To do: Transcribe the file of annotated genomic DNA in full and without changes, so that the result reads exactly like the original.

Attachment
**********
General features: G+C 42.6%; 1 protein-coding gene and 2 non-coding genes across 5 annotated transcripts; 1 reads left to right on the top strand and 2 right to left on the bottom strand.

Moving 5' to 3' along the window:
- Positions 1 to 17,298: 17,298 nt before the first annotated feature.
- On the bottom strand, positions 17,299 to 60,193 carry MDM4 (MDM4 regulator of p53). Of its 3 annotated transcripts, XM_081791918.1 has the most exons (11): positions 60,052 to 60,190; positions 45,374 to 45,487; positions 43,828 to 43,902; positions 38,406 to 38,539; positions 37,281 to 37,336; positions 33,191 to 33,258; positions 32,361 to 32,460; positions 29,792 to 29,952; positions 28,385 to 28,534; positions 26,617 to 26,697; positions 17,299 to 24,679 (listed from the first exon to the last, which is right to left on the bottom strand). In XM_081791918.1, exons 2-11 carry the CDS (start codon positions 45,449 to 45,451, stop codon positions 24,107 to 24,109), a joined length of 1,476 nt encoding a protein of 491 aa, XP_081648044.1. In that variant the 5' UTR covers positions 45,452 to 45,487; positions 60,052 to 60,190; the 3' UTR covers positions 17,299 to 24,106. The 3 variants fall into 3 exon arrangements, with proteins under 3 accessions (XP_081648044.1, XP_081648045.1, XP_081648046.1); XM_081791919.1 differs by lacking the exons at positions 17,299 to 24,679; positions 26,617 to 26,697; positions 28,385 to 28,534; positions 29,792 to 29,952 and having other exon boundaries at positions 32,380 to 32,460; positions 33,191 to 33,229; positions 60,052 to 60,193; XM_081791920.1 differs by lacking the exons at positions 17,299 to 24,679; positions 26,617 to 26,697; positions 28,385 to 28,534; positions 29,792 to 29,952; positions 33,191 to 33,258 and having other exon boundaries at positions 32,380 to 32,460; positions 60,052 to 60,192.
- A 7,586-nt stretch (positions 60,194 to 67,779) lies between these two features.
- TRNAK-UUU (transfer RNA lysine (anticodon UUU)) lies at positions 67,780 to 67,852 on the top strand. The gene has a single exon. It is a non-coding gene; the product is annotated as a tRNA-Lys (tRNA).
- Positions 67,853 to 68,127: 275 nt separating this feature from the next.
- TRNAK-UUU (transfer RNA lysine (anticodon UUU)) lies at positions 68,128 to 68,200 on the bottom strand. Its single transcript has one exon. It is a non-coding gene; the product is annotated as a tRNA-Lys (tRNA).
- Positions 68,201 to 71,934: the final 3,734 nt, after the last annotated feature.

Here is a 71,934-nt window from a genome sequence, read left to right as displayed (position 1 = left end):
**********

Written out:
General features: G+C 42.6%; 1 protein-coding gene and 2 non-coding genes across 5 annotated transcripts; 1 reads left to right on the top strand and 2 right to left on the bottom strand.

Moving 5' to 3' along the window:
- Positions 1 to 17,298: 17,298 nt before the first annotated feature.
- On the bottom strand, positions 17,299 to 60,193 carry MDM4 (MDM4 regulator of p53). Of its 3 annotated transcripts, XM_081791918.1 has the most exons (11): positions 60,052 to 60,190; positions 45,374 to 45,487; positions 43,828 to 43,902; positions 38,406 to 38,539; positions 37,281 to 37,336; positions 33,191 to 33,258; positions 32,361 to 32,460; positions 29,792 to 29,952; positions 28,385 to 28,534; positions 26,617 to 26,697; positions 17,299 to 24,679 (listed from the first exon to the last, which is right to left on the bottom strand). In XM_081791918.1, exons 2-11 carry the CDS (start codon positions 45,449 to 45,451, stop codon positions 24,107 to 24,109), a joined length of 1,476 nt encoding a protein of 491 aa, XP_081648044.1. In that variant the 5' UTR covers positions 45,452 to 45,487; positions 60,052 to 60,190; the 3' UTR covers positions 17,299 to 24,106. The 3 variants fall into 3 exon arrangements, with proteins under 3 accessions (XP_081648044.1, XP_081648045.1, XP_081648046.1); XM_081791919.1 differs by lacking the exons at positions 17,299 to 24,679; positions 26,617 to 26,697; positions 28,385 to 28,534; positions 29,792 to 29,952 and having other exon boundaries at positions 32,380 to 32,460; positions 33,191 to 33,229; positions 60,052 to 60,193; XM_081791920.1 differs by lacking the exons at positions 17,299 to 24,679; positions 26,617 to 26,697; positions 28,385 to 28,534; positions 29,792 to 29,952; positions 33,191 to 33,258 and having other exon boundaries at positions 32,380 to 32,460; positions 60,052 to 60,192.
- A 7,586-nt stretch (positions 60,194 to 67,779) lies between these two features.
- TRNAK-UUU (transfer RNA lysine (anticodon UUU)) lies at positions 67,780 to 67,852 on the top strand. The gene has a single exon. It is a non-coding gene; the product is annotated as a tRNA-Lys (tRNA).
- Positions 67,853 to 68,127: 275 nt separating this feature from the next.
- TRNAK-UUU (transfer RNA lysine (anticodon UUU)) lies at positions 68,128 to 68,200 on the bottom strand. Its single transcript has one exon. It is a non-coding gene; the product is annotated as a tRNA-Lys (tRNA).
- Positions 68,201 to 71,934: the final 3,734 nt, after the last annotated feature.

Here is a 71,934-nt window from a genome sequence, read left to right as displayed (position 1 = left end):